Dr Paul Johns, senior lecturer in neuroanatomy at St George’s, has been shortlisted for the Higher Education Bioscience Teacher of the Year Award, which identifies the UK's leading bioscience higher education teachers.

brain1 Cropped

calendar-icon 27 March 2018

Also a consultant neuropathologist specialising in brain and spinal cord pathology for St George’s Hospital, Paul has a longstanding interest in learning and teaching, with more than fifteen years of experience in higher education.

Nominated by Paul Cater, Head of Anatomy at St George’s, Paul said: “I am thrilled to have been shortlisted for such a prestigious national award and delighted that initiatives like this exist to recognise and raise the profile of teaching.”

The Bioscience Teacher of the Year Award recognises the invaluable role teachers play in educating and inspiring the next generation of biologists.

Paul explained: “I enjoy all aspects of teaching, but perhaps the thing I like best is creating enthusiasm for neuroscience, which students often find intimidating at first.”

Paul is passionate and enthusiastic about education and has consistently received outstanding student feedback.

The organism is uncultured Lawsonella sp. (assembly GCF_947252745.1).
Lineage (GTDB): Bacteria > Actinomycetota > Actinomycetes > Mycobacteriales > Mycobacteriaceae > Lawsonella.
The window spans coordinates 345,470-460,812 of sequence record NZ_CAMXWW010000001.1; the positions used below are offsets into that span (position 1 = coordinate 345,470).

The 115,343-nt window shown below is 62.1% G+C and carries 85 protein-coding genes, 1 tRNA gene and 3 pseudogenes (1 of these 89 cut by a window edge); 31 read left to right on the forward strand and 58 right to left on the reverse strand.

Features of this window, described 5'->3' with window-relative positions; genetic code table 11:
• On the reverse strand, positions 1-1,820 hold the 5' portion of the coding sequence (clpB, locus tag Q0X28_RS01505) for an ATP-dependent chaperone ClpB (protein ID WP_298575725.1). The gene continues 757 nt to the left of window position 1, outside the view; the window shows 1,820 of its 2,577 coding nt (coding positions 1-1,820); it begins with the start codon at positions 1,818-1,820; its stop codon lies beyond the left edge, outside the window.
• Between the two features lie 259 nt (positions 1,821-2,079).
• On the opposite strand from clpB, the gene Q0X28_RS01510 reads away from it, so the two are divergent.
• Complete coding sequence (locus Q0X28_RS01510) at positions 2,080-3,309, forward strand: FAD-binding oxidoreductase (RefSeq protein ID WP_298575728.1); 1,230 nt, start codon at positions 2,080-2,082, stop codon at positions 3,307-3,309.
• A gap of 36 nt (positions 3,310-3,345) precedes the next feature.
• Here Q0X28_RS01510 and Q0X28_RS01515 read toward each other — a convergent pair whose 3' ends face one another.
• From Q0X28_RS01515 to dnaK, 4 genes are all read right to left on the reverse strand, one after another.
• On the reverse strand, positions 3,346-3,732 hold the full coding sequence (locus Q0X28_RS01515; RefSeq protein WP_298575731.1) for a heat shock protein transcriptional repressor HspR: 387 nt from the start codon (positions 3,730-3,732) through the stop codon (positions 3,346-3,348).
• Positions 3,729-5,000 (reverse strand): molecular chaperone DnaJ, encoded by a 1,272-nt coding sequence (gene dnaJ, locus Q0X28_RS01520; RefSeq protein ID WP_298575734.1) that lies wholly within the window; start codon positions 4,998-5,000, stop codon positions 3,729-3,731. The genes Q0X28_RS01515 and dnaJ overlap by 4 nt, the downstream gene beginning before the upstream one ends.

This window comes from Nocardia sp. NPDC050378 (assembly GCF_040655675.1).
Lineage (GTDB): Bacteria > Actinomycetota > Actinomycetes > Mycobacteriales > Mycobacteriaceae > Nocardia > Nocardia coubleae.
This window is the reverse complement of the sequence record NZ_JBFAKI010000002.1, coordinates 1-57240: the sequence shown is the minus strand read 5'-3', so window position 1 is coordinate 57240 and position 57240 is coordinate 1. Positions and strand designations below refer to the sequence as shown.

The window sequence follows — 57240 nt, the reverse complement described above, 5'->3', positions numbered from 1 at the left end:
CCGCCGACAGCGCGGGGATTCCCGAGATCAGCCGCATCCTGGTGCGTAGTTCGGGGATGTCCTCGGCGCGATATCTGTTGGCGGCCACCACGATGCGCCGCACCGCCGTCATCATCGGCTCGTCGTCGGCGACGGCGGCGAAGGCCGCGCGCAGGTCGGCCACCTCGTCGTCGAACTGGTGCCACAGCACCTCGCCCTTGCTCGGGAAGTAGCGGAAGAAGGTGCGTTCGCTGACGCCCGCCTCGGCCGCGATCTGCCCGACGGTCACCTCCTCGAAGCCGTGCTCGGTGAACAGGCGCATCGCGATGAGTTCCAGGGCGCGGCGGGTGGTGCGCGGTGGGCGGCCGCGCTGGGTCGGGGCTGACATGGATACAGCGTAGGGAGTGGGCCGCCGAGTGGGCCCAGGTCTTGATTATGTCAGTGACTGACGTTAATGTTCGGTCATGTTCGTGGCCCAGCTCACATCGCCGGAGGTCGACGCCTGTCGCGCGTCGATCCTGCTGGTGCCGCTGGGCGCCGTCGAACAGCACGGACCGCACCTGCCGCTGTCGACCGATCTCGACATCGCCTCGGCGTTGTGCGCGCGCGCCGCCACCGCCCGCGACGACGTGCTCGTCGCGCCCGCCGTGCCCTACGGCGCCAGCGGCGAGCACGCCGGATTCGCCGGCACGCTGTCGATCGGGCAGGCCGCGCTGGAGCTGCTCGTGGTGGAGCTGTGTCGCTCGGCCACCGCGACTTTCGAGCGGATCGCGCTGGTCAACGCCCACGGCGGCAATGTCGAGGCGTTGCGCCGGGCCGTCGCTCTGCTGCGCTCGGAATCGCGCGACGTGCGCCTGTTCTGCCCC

During his time at St George's, he has also been awarded several prizes for teaching excellence and innovation, including the 2017 Farquharson Award from the Royal College of Surgeons.

Paul said: “I think the most important thing is to have genuine enthusiasm for your subject and to make it interesting.

“If students enjoy what they are doing they will pay attention and remember.”

Having been shortlisted for the award in round one, Paul and the other finalists will prepare a written educational case study, give a 15-minute teaching presentation and be interviewed by the Royal Society of Biology judging panel for round two. 

The winner of the award will receive the Ed Wood Memorial Prize of £1,000 to spend as they wish, one year's subscription to an OUP journal of their choice, one year's free Membership of the Royal Society of Biology and a free place at the Heads of University Biosciences (HUBS) Spring Meeting.